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Entirely unscientific research indicates that fewer than half of Britain’s independent cheese sellers label the cheese that they cut for customers. In my view this represents a massive missed opportunity.
Long before I got into the business, I used to buy cheese for the family. I’d spend time making my choices, asking about where the cheese came from, the milk, rennet and then sampling as the final clincher. So far, so good. But all too often the smiling and obliging cheesemonger morphed into a truculent, sulking teenager when I asked for the names of the cheeses to be put on the wrapper. Some would just slowly repeat the names as they handed them over to me; others would scrawl an illegible name across the paper – clearly having missed their vocation as prescribing medics. I took my purchases home and tried to bluff my way through the cheeseboard at the end of a dinner party: “Um, yes, I think that’s the Beenleigh Blue – or maybe it’s the Devon – you don’t have a problem with cow’s milk, do you?”
When I opened a shop, I resolved to do things differently. I invested in a thermal labelling machine and programmed it to give some useful information for each of the cheeses:
- Area of Origin
- Milk – which animal?
- Suitability for vegetarian diet
- Inclusion of any allergens
- Major awards won
- Use by date (completed if requested by customer)
- Cost per 100gms
- Contact details for the shop
One might think that this information would rival War and Peace for succinct communication, but by using the initial letters P, U, V and O, we saved a lot of label space. Customers were able to identify their purchases with confidence and remind themselves why they were attracted to the cheeses in the first place.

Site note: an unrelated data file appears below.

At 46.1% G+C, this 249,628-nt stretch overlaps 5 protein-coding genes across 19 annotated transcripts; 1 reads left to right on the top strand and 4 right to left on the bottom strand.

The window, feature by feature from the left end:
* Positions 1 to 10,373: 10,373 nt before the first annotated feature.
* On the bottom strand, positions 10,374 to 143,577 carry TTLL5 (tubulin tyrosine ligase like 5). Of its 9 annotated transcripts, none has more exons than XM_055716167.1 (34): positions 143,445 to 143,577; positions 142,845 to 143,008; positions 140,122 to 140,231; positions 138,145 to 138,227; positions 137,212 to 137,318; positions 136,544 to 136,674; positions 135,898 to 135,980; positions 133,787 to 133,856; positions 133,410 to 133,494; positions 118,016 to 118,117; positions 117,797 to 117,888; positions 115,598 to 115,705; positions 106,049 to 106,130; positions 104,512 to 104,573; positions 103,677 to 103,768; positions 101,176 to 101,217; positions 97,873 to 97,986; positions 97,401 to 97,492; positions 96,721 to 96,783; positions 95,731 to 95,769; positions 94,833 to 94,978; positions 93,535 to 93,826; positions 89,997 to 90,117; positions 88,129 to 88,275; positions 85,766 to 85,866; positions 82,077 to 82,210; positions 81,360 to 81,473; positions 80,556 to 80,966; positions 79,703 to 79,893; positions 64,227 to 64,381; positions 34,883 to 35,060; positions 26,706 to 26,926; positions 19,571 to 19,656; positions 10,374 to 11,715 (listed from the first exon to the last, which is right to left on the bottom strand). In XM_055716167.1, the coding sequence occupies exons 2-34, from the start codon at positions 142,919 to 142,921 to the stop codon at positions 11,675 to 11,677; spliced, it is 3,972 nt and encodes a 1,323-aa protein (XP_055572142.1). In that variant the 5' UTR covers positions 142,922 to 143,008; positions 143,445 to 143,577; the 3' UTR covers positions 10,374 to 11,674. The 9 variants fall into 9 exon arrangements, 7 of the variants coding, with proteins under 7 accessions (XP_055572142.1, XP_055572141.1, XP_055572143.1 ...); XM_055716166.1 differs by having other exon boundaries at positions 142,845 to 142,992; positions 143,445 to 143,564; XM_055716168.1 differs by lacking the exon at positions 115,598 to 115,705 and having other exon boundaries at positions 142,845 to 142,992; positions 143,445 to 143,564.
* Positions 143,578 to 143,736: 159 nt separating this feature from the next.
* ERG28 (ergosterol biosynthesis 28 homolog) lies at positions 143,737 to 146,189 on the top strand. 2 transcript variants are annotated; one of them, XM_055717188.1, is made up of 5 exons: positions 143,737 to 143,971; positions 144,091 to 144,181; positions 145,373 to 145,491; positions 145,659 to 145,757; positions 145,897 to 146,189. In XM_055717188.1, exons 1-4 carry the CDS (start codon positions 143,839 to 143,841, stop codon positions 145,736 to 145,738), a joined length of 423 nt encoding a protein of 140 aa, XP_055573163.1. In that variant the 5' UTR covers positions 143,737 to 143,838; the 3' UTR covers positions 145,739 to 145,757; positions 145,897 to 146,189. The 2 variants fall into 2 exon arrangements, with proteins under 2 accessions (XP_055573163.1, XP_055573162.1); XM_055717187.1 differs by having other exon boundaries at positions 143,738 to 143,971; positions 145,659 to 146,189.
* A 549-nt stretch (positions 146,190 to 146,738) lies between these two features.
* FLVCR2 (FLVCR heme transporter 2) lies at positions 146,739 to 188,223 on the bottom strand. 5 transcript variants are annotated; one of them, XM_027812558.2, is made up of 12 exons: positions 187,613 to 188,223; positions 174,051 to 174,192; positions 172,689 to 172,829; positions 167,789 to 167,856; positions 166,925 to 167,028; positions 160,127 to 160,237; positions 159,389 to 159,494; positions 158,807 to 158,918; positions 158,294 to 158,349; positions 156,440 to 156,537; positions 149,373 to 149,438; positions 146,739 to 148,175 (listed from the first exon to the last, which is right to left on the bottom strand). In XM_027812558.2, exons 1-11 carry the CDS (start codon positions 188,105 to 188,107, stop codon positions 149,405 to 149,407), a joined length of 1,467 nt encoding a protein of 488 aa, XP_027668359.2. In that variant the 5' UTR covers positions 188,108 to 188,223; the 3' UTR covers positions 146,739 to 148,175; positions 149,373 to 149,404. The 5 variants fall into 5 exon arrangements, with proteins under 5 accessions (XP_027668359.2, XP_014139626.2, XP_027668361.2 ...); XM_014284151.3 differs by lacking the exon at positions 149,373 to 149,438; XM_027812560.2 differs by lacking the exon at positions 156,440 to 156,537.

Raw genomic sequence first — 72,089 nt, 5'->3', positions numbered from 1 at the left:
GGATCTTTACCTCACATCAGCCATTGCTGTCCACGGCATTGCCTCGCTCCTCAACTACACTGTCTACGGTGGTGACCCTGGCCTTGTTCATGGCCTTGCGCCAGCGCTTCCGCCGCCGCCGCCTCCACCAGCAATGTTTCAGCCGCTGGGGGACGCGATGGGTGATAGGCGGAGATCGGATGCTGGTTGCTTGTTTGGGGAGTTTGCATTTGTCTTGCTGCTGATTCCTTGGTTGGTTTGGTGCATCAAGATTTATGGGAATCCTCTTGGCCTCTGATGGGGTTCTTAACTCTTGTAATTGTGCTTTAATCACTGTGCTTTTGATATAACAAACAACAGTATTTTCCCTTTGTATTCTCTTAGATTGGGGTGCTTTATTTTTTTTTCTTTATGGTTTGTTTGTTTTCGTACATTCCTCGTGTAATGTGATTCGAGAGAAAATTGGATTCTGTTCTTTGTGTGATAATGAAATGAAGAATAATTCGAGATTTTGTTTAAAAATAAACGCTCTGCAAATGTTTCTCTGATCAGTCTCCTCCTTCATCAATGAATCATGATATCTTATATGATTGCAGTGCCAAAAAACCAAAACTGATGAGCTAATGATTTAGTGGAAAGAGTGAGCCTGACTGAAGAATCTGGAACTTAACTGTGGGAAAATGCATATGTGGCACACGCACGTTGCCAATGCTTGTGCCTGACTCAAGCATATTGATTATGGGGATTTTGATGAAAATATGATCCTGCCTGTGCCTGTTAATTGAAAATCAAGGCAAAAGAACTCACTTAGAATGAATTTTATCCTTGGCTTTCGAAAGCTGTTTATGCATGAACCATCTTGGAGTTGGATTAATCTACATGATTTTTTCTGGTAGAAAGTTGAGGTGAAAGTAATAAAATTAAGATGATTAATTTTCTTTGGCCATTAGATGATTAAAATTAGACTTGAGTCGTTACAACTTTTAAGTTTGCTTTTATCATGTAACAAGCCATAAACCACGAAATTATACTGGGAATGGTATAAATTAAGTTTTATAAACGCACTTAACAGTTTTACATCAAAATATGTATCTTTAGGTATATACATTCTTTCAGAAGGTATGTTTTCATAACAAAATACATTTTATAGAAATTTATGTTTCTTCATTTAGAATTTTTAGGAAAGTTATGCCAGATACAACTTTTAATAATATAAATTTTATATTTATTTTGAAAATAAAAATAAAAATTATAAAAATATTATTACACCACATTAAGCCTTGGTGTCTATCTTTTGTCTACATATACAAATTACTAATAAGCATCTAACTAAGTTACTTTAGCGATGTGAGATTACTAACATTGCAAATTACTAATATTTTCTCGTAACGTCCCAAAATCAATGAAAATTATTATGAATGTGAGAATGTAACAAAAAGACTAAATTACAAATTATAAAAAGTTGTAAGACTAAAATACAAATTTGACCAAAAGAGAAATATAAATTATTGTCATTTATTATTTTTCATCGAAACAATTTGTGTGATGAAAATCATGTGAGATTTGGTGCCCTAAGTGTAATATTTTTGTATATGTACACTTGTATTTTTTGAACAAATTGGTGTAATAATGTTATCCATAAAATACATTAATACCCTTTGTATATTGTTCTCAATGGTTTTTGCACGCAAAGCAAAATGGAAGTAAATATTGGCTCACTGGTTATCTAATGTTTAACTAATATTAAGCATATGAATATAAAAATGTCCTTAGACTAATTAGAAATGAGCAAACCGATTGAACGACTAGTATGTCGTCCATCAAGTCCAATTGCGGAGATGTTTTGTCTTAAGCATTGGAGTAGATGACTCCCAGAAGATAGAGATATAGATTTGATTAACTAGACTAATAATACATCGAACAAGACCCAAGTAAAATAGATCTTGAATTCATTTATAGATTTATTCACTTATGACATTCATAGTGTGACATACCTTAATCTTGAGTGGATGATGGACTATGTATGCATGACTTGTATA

The benefits to my business were immediate, as customers:
- Knew the name of the cheese for a repeat purchase
- Developed knowledge about our range and were able to recommend us and our cheeses
- Had contact details for the shop to pass on
- Could keep the labels from cheeses that they wished to recall
This helped develop customer loyalty and speeded up subsequent purchases.
If you have a small range of cheeses you can probably get away without investing in sophisticated labelling scales. Some producers will supply ‘deli stickers’ ; Barber’s 1833, Blacksticks Blue, Ford Farm’s Cave Aged Cheddar and the Hawes Wensleydale often arrived from the wholesaler with a handy sheaf of labels. To comprehensively cover your range, get hold of some blank labels from an office supplies shop and pre-print descriptive labels for each of your cheeses. Then close up the cheese wrap with a flourish and seal the bargain with your bespoke label!
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